Verse > Anthologies > James and Mary Ford, eds. > Every Day in the Year
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James and Mary Ford, eds.  Every Day in the Year.  1902.
 
October 18
The Wasp’s Frolic
From “Naval Songster,” 1815
 
          On Oct. 18, 1812, the American ship Wasp fell in with the British brig Frolic and after a short action captured her. Both ships were taken the same day by the British.

’TWAS on board the sloop-of-war Wasp, boys,
  We set sail from Delaware Bay,
To cruise on Columbia’s fair coast, sirs,
  Our rights to maintain on the sea.
 
Three days were not passed on our station,        5
  When the Frolic came up to our view;
Says Jones, “Show the flag of our nation;”
  Three cheers were then gave by our crew.
 
We boldly bore up to this Briton,
  Whose cannon began for to roar;        10
The Wasp soon her stings from her side ran,
  When we on them a broadside did pour.
 
Each sailor stood firm at his quarters,
  ’Twas minutes past forty and three,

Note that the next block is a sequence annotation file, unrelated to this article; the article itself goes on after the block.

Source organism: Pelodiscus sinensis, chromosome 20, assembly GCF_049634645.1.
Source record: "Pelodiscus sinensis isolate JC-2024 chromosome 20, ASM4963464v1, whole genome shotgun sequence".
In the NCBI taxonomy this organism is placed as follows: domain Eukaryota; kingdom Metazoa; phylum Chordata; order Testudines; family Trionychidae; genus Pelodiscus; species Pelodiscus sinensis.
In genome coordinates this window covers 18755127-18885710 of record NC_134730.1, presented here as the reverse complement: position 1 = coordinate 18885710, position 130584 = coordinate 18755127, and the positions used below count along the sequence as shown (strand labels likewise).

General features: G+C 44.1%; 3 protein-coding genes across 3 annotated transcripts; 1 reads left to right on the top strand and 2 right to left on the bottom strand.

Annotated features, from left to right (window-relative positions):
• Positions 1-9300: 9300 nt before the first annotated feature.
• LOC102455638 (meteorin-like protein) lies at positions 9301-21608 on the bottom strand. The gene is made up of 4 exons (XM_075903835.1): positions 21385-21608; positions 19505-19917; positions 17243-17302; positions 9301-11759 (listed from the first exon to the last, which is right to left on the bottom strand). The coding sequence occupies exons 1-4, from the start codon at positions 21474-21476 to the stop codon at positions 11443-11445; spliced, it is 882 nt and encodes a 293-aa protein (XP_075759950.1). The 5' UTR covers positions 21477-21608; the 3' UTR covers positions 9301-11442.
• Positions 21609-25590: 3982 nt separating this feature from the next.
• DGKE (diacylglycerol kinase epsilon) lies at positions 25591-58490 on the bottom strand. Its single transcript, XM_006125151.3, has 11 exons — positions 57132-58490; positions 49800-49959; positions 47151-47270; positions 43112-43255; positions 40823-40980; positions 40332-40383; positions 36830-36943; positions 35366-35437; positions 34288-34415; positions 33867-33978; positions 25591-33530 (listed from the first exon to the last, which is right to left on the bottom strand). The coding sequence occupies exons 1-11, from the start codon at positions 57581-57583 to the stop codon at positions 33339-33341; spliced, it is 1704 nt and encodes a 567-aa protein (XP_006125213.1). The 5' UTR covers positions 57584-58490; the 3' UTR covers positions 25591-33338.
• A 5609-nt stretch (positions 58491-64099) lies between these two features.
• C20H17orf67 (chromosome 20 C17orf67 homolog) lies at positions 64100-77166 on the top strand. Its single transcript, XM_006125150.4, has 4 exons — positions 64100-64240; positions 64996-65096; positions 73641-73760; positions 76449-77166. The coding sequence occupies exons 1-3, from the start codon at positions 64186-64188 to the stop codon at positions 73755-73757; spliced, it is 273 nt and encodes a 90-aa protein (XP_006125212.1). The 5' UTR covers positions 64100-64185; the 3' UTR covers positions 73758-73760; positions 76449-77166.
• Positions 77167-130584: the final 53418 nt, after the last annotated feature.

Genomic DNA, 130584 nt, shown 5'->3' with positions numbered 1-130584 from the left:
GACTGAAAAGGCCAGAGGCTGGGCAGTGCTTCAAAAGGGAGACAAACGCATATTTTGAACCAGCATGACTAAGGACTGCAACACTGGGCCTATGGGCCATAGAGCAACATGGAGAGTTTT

When fifty bold Britons were slaughtered,        15
  Whilst our guns swept their masts in the sea.
 
Their breasts then with valor still glowing,
  Acknowledged the battle we’d won,
On us then bright laurels bestowing,
  When to leeward they fired a gun.        20
 
On their decks we the twenty guns counted,
  With a crew for to answer the same;
Eighteen was the number we mounted,
  Being served by the lads of true game.
 
With the Frolic in tow, we were standing,        25
  All in for Columbia’s fair shore;
But fate on our laurels was frowning,
  We were taken by a seventy-four.
 
 
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